Type: Contribution to book
The European Union : from politics to politicization
James F. HOLLIFIELD, Philip L. MARTIN, Pia M. ORRENIUS and François HÉRAN (eds), Controlling immigration : a comparative perspective, fourth edition, Redwood City : Stanford University Press, 2022, pp. 683-705[Migration Policy Centre]
GEDDES, Andrew, HADJ-ABDOU, Leila, The European Union : from politics to politicization, in James F. HOLLIFIELD, Philip L. MARTIN, Pia M. ORRENIUS and François HÉRAN (eds), Controlling immigration : a comparative perspective, fourth edition, Redwood City : Stanford University Press, 2022, pp. 683-705[Migration Policy Centre] - https://hdl.handle.net/1814/75359
Retrieved from Cadmus, EUI Research Repository
Andrew Geddes and Leila Hadj Abdou’s chapter on the European Union first de-serves praise for their apt, comprehensive, and didactic description of EU preroga-tives in the area of migration, asylum, and external borders and concrete realizations and the evolving historical and geographical context in which this policy domain emerged, became institutionalized, and is now politicized. This is no small feat. First, “EU policy” is not “US policy” or “German policy.” This is a case where some com-petences have been transferred to supranational institutions, while others have not, a case of “incomplete integration,” as is very commonly seen when studying the EU yet difficult to grasp analytically. In effect, “immigration policy” in the EU is essentially “border policy” and focused on stemming certain flows; long-term entry and stay remain a national competence. Second, they are studying a moving object, whereby rules over who decides change all the time. Over a thirty-year period, scholars have observed a quintet of northern and western European countries sign an intergovern-mental treaty on border management called “Schengen.” Free movement is a policy area involving all EU branches of government. The functioning of this policy is rela-tively arcane, almost thirty countries are involved, including non-EU countries such as Norway or Switzerland.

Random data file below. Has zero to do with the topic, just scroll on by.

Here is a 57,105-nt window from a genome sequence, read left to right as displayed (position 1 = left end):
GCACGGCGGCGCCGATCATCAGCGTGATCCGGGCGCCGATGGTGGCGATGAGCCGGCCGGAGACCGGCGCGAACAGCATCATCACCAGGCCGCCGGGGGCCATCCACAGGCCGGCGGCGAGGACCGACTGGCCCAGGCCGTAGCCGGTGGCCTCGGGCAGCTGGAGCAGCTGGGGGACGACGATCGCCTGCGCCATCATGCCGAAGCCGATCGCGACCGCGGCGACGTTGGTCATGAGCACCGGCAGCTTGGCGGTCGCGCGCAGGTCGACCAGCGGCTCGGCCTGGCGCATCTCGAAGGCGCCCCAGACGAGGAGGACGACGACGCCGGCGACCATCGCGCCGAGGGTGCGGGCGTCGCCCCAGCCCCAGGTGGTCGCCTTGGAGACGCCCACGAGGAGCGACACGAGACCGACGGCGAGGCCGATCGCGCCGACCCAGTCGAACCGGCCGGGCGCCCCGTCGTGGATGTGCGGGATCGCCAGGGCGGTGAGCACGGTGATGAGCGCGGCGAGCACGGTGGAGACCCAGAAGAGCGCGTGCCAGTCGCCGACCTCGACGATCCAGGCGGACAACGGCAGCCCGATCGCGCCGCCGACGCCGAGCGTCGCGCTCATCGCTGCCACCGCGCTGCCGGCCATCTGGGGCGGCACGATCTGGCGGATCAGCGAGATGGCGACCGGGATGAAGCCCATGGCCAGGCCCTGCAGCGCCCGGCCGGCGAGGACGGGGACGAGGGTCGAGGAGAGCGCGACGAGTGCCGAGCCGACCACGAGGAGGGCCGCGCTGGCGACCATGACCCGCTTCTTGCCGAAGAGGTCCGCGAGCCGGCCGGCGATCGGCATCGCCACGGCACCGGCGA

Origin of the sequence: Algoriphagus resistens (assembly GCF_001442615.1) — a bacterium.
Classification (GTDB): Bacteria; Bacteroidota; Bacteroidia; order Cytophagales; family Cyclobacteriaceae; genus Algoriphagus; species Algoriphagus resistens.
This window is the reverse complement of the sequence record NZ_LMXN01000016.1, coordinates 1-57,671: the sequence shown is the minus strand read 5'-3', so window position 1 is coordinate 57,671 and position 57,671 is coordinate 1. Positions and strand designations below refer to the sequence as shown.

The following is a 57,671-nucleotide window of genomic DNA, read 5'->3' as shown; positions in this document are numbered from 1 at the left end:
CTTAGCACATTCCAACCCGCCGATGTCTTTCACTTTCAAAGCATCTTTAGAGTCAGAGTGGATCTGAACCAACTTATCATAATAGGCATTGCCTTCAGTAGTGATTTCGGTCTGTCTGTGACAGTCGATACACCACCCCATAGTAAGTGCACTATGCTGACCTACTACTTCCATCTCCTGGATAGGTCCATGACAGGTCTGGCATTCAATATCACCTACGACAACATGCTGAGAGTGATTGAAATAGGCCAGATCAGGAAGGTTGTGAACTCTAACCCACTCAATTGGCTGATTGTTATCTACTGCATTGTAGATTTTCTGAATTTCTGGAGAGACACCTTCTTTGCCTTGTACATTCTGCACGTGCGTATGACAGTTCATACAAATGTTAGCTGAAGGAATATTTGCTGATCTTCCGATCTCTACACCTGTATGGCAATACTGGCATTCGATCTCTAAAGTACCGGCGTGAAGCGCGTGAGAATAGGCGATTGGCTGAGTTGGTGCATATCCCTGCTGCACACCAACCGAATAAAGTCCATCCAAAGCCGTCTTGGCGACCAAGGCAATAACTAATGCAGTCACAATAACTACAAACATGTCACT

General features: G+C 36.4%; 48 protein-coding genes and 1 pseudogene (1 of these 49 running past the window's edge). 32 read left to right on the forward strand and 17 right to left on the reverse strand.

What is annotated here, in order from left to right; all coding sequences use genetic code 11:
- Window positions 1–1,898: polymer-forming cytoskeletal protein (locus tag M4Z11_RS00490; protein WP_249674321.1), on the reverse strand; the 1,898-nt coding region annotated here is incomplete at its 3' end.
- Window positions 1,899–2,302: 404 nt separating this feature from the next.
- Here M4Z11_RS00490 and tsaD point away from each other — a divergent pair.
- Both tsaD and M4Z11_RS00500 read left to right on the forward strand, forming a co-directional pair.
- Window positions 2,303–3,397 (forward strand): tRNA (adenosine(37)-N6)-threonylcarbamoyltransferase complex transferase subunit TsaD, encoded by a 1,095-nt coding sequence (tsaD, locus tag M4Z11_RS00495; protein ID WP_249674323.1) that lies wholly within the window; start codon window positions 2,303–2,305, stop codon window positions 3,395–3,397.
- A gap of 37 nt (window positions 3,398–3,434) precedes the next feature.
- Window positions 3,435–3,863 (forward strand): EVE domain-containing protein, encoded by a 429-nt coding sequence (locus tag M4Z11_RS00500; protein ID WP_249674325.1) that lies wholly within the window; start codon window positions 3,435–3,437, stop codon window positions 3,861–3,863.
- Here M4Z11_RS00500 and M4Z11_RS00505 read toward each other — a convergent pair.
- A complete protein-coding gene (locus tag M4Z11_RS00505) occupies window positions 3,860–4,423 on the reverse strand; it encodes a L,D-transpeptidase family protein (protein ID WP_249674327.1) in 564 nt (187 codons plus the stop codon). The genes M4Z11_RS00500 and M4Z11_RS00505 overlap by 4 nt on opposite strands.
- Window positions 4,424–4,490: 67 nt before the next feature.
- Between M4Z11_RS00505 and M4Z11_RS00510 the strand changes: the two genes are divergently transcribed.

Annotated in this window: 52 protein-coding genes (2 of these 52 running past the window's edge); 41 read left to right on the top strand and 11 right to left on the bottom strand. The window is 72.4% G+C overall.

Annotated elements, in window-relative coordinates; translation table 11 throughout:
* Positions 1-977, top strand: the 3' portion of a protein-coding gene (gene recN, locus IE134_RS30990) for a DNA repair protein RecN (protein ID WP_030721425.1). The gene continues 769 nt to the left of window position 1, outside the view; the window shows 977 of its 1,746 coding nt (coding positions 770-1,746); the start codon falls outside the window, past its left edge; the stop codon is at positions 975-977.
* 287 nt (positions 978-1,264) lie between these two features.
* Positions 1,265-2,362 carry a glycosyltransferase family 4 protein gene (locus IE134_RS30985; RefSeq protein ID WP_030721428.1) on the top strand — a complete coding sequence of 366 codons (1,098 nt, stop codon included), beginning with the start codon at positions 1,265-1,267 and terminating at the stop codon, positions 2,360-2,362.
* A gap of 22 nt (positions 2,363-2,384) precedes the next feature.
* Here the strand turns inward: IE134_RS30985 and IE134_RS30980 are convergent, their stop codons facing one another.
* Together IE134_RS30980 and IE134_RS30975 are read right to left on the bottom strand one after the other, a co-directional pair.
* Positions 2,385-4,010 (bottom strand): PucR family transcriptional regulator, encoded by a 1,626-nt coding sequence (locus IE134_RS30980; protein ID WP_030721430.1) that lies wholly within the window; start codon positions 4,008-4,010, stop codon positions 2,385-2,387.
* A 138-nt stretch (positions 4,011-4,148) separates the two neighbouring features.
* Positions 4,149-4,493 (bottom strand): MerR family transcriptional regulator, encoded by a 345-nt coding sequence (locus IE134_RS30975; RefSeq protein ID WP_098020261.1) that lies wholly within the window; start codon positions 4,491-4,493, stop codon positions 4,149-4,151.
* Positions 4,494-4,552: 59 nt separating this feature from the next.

With commentary by GUIRAUDON, Virginie
Cadmus permanent link: https://hdl.handle.net/1814/75359
Full-text via DOI: 10.1515/9781503631670-040
Series/Number: [Migration Policy Centre]
Publisher: Stanford University Press
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